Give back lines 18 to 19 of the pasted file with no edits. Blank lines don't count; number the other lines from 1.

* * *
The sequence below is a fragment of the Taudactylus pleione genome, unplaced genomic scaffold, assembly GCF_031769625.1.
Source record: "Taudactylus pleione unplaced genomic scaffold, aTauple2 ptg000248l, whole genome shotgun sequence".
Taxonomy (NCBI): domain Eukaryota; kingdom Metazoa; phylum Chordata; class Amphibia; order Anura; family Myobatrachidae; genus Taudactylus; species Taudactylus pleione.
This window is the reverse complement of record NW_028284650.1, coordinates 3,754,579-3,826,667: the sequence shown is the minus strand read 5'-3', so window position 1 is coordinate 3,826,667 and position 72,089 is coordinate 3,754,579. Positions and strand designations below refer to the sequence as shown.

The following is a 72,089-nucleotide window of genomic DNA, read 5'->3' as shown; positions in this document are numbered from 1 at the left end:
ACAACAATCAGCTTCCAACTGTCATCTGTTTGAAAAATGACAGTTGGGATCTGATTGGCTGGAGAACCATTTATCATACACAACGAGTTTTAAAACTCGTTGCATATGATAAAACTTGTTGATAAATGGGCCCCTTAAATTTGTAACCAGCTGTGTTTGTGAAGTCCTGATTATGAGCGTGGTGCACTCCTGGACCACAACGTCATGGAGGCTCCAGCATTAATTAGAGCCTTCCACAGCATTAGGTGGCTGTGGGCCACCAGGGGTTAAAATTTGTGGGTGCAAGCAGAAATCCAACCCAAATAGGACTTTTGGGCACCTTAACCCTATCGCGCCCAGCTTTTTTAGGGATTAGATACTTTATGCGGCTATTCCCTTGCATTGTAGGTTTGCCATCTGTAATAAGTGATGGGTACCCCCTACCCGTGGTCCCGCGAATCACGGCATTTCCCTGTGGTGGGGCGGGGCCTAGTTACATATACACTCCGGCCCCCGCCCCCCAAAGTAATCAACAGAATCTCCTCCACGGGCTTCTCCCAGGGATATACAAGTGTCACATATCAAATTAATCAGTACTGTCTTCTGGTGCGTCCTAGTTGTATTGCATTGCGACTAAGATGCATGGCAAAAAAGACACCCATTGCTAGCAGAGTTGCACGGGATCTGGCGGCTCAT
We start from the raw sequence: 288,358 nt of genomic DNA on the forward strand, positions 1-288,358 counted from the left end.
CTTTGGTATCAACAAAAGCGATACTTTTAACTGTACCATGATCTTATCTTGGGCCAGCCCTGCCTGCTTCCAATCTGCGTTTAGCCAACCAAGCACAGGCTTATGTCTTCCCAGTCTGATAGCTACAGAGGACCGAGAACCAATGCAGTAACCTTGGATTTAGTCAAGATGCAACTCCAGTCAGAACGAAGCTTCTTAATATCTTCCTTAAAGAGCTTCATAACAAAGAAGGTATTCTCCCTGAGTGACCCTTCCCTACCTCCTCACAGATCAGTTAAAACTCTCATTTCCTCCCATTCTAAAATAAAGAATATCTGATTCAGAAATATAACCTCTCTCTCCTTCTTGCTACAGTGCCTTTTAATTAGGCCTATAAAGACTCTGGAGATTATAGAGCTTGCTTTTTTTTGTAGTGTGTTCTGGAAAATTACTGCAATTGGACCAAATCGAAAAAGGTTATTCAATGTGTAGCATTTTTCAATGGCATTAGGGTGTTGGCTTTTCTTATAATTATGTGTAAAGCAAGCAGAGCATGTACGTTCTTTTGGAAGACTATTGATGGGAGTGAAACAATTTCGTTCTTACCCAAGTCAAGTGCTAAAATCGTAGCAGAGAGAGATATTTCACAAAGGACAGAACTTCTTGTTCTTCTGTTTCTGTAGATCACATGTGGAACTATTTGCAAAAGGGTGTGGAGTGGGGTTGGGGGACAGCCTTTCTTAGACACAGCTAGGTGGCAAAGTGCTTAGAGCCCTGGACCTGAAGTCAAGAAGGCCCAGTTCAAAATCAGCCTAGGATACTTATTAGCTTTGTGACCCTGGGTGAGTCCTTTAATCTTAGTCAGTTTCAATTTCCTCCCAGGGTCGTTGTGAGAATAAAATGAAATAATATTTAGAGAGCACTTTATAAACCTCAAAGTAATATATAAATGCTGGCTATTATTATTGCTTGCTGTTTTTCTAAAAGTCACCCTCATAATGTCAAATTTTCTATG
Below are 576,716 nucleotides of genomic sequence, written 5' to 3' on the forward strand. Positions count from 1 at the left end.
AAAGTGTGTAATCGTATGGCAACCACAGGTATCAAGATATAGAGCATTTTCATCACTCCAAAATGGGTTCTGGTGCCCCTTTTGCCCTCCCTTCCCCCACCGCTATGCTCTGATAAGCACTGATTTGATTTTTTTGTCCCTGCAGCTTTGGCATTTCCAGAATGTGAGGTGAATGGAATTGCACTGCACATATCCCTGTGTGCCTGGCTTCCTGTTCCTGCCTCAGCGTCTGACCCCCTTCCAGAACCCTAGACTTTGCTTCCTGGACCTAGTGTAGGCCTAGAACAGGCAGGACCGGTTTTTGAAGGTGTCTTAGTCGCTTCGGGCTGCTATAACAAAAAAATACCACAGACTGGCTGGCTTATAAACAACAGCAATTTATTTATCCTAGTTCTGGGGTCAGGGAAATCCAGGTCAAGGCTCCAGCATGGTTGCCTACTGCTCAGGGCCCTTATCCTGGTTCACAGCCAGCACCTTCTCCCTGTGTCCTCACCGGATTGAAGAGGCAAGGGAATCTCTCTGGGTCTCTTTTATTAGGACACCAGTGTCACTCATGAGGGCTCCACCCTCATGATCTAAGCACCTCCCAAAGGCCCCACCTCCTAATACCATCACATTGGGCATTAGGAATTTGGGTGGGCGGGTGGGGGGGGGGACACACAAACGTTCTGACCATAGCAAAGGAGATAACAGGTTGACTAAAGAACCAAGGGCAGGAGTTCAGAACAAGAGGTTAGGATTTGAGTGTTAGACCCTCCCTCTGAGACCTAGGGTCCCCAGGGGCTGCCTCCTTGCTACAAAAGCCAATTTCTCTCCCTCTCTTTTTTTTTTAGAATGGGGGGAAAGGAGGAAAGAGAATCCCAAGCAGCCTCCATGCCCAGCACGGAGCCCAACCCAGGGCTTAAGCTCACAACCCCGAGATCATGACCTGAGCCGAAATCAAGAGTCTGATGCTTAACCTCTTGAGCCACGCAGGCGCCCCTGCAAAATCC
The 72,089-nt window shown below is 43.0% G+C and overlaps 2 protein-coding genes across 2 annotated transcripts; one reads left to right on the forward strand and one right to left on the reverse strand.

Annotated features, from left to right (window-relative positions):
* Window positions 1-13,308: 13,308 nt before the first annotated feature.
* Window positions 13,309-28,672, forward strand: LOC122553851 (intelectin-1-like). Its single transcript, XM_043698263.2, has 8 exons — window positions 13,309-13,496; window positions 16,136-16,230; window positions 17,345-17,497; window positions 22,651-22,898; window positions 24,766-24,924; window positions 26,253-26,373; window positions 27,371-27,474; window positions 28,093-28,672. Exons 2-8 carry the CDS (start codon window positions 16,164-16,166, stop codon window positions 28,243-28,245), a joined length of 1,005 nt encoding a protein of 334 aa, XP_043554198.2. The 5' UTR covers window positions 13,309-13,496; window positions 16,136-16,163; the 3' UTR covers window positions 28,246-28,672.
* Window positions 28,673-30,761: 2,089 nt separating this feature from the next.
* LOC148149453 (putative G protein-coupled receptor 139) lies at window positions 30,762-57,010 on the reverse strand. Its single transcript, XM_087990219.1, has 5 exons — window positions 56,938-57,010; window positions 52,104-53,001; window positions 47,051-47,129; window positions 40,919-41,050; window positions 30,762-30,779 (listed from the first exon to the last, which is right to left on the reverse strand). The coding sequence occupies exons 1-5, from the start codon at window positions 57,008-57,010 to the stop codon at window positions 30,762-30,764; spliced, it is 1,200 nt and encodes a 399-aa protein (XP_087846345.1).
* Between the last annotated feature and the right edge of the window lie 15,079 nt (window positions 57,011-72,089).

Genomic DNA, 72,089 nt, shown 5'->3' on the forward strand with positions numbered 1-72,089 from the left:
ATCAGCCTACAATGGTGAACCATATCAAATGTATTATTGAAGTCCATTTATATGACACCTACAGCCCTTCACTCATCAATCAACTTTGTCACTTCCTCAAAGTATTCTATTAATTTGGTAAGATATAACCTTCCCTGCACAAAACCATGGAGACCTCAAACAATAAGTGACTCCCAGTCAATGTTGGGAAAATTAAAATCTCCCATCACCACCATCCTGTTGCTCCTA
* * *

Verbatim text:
Genomic DNA, 72,089 nt, shown 5'->3' on the forward strand with positions numbered 1-72,089 from the left:
ATCAGCCTACAATGGTGAACCATATCAAATGTATTATTGAAGTCCATTTATATGACACCTACAGCCCTTCACTCATCAATCAACTTTGTCACTTCCTCAAAGTATTCTATTAATTTGGTAAGATATAACCTTCCCTGCACAAAACCATGGAGACCTCAAACAATAAGTGACTCCCAGTCAATGTTGGGAAAATTAAAATCTCCCATCACCACCATCCTGTTGCTCCTA